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Old 01-08-2004, 03:41 PM   #1
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NightStrike HB User
Is walking considered cardio

Hereís my work out routine. I weight train 3 days a week, and do cardio 4 days a week, I do cardio the days I donít do weight training. I go for about 45 mins to an hour of intense cardio (80% of my max heart rate). Then after I like to just go on the treadmill for another hour. I know that too much cardio can be bad for you but I want to burn off as many calories as I can. So is that light walking for an hour going to hurt me or not. Thanks for any info

Last edited by NightStrike; 01-08-2004 at 03:51 PM.

 
Old 01-08-2004, 05:45 PM   #2
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Re: Is walking considered cardio

Yes it is considred Cardio because it is movement, you will probably not burn as much calories as running, but it is safer because of the low impact on your heels and legs.

 
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Old 01-09-2004, 02:11 PM   #3
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Re: Is walking considered cardio

if you want a boost in calorie burning, walk with an incline.

 
Old 01-09-2004, 04:04 PM   #4
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Re: Is walking considered cardio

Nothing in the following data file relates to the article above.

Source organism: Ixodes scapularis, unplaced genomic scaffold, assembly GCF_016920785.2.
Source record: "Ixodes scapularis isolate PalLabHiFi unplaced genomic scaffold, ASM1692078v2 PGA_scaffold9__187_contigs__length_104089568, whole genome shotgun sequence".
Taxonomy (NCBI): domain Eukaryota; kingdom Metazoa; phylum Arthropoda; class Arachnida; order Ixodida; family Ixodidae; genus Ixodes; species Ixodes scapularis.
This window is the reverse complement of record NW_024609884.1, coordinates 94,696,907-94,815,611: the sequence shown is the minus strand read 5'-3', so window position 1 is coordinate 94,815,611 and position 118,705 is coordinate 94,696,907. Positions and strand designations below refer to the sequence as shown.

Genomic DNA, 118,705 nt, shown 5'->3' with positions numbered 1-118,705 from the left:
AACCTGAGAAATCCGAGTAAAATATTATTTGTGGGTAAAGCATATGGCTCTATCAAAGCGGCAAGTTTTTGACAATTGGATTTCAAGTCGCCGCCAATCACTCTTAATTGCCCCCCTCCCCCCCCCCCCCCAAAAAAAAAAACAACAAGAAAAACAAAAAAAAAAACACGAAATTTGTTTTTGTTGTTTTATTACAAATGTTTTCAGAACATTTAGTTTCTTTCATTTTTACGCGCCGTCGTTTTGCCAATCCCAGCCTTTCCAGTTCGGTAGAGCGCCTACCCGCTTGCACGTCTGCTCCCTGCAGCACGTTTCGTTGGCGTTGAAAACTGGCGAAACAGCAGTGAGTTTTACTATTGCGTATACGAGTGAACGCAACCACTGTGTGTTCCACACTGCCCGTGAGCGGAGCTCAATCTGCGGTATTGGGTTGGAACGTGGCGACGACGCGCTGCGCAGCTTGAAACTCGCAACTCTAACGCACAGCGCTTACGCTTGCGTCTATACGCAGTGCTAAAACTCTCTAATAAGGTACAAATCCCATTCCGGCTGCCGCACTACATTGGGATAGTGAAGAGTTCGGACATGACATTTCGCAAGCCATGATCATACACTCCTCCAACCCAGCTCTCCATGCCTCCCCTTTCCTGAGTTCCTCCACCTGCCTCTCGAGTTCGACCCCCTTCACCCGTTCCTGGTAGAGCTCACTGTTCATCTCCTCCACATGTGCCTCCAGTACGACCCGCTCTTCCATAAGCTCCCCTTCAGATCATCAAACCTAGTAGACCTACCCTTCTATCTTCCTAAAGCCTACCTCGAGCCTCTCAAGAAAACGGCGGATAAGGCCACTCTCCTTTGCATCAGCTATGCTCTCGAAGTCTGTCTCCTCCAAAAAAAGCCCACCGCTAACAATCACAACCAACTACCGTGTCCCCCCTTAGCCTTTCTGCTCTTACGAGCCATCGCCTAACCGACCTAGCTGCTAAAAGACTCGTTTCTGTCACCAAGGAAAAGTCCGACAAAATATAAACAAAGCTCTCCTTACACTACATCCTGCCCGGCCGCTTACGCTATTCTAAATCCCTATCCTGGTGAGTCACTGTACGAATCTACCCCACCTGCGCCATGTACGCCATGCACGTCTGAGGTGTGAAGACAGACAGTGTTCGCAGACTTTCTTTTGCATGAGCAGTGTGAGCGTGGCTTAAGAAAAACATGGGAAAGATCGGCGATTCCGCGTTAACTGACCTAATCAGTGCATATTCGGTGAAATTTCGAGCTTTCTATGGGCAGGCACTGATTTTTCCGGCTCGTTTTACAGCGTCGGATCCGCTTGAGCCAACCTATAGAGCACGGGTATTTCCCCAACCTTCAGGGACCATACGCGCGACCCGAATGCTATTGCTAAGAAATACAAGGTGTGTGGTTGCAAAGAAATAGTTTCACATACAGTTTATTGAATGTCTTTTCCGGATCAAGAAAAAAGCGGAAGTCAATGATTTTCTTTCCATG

I thought it wasn't considered cardio until you got your hear rate in your target zone which is 65% to 85% of your maximum. I do intense workouts on my lifecycle in that range for up to an hour a day. I also like to walk at a fast pace and my heart rate will be only 90 to 100. In other words it is much easier to walk and I don't think that would hurt you one bit.

 
Old 01-10-2004, 06:15 AM   #5
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Re: Is walking considered cardio

Quote:
Originally Posted by NightStrike
Hereís my work out routine. I weight train 3 days a week, and do cardio 4 days a week, I do cardio the days I donít do weight training. I go for about 45 mins to an hour of intense cardio (80% of my max heart rate). Then after I like to just go on the treadmill for another hour. I know that too much cardio can be bad for you but I want to burn off as many calories as I can. So is that light walking for an hour going to hurt me or not. Thanks for any info

I'm not quite clear with your question. Do you want to add walking to your existing routine? The regime you've outlined is more than enough. Instead of overtraining, reduce your calories. Or, substitue a brisk walk with either leg weights or dumbells for one treadmill session. They key to keeping your metabolism functioning at peak is to change routines periodically and eating correctly. Do you lift to failure? Do you change your routines?

 
Old 01-10-2004, 06:42 AM   #6
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Re: Is walking considered cardio

Quote:
Originally Posted by trnurbdy48